Bill Keller on Civil War
from William Safire's ON LANGUAGE "First Civil - War"
"I'm searching for the perfect taco."
Honestly, I think the
Spartan warriors were known not just for their valor as legendary descendants of Hercules, but their honor and fidelity on the battlefield. Like Marine Corps training today, the rigorous development of a Spartan warrior brought about close bonds between fellow soldiers. However, unlike today’s “Band of Brothers”, the brotherhood of
Marines often state that the heartfelt concern they develop for their fellow brothers runs so deep that they will never leave a fellow marine behind. In
Now, I am clearly not calling on the forced induction of homosexuality in Marine Corps training. But I would be remised if I did not question the Department of Defense’s judgment in denying the rights of homosexuals to serve in our armed forces. If one of history’s greatest warrior states thrived on the open gayety of its soldiers, why can’t the Armed Forces do the same? So lighten up General Pace and allow a little fondling in the bunkers of boot camp, it might just save a soldier’s life
Look up while wandering the busy streets of Tsuen Wan and you'll notice something completely different: dilapidated tin roofs just barely visible over the tops of buildings. If you take a moment to climb to the roofs of one of these buildings and you’ll find yourself face to face with the remnants of a population explosion fifty years in the making. Half abandoned tin and concrete structures surrounded by a
As a half century of Hong Kong life is being coarsely removed in the interest of pricy real estate development, it is clear that the Hong Kong government, who once turned a blind eye to squatters it could not find housing for, is now finding these rooftop dwellings an ugly stain upon Tsuen Wan’s mounting skyline. God forbid having to look out your 39th floor office window every morning to see the poor hang their laundry out to dry; they were only once the backbone of
The Hong Kong we see today can very much be viewed as a half century reaction to mainland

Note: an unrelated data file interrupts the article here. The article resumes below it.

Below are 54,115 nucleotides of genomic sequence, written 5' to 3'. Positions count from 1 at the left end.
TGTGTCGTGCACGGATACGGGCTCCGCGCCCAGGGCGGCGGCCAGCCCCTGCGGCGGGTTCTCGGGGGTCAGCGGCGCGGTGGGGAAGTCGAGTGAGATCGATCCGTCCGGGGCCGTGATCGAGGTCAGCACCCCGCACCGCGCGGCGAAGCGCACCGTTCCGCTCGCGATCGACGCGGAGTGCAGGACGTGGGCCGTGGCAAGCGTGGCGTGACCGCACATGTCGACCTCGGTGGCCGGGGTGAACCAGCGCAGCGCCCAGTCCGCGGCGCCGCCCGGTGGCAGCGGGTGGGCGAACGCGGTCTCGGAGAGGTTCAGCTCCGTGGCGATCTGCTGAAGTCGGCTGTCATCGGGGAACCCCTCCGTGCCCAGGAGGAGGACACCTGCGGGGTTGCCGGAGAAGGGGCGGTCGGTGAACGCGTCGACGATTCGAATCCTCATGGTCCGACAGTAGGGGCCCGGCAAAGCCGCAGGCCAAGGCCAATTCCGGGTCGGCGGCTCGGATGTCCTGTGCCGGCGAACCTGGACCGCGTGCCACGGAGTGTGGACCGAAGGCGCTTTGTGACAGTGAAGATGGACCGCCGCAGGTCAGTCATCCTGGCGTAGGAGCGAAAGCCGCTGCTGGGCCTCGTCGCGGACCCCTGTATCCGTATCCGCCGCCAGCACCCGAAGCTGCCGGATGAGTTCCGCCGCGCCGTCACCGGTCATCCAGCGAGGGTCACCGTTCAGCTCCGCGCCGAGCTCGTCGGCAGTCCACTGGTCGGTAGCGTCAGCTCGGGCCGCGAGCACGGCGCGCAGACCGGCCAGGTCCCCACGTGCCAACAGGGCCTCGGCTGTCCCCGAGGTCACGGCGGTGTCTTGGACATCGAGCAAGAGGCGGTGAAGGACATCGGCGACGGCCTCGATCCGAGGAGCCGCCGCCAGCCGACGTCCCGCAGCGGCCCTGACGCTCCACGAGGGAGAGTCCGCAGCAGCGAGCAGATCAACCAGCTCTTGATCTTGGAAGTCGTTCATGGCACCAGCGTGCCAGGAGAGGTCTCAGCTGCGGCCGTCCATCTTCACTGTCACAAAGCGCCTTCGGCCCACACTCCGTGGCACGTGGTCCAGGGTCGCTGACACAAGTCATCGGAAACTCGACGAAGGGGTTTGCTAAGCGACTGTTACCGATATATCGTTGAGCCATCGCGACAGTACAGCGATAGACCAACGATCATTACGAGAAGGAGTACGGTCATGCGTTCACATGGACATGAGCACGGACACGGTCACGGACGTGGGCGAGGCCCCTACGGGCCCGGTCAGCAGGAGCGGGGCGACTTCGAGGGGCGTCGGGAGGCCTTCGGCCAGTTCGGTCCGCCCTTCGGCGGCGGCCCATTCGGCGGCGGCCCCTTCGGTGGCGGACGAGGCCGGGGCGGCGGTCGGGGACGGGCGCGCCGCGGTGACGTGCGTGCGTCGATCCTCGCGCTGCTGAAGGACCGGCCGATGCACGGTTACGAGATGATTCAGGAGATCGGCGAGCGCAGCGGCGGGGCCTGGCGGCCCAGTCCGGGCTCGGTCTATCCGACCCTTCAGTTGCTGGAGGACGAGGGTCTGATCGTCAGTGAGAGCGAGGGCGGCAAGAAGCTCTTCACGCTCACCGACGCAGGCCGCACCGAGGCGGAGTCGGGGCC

But the growing number of squatter camps posed a major problem for the
Far from the "Cidades de Deus" of today’s global cities, the rooftop dwellers of Tsuen Wan consist of elder residents heavily integrated into the
The relocation for rooftop dwellers is a complex web of hypocrisy and embarrassment for the
After years of living in the same home, rooftop dwellers are only now finding themselves separated from their friends and neighbours, pushed into the more expensive life of public housing estates and forced to commute long distances to work each day. How these new tenants are suppose to afford their homes has never been addressed by the Hong Kong government, which only recommends a minimum wage of $17-18 HKD an hour in a city where McDonalds pays $15 HKD an hour. As the cost of real estate climbs, developers and private business are actively seeking to develop areas once reserved for
Parsimony is clearly not in the government’s vocabulary for development; only in the treatment of
Something was in the air. People were slowing down and looking back.
The American actress, who had ended up in the rear, could no longer stand the disgrace of it and, determined to take the offensive, was sprinting to the head of the parade. It was as if a runner in a five-kilometer race, who had been saving his strength by hanging back with the pack, had suddenly sprung forward and started overtaking his opponents one by one.
The men stepped back with embarrassed smiles, not wishing to spoil the famous runner's bid for victory, but the women yelled, “Get back in line! This is no star parade!”
Undaunted, the actress pushed on, a suite of five photographers and two cameramen in tow.
Suddenly a Frenchwoman, a professor of linguistics, grabbed the actress by the wrist and said (in terrible-sounding English), “This is a parade for doctors who have come to care for mortally ill Cambodians, not a publicity stunt for movie stars!”
The actress's wrist was locked in the linguistics professor's grip; she could do nothing to pry it loose. “What the hell do you think you're doing?” she said (in perfect English). “I've been in a hundred parades like this! You won't get anywhere without stars! It's our job! Our moral obligation!”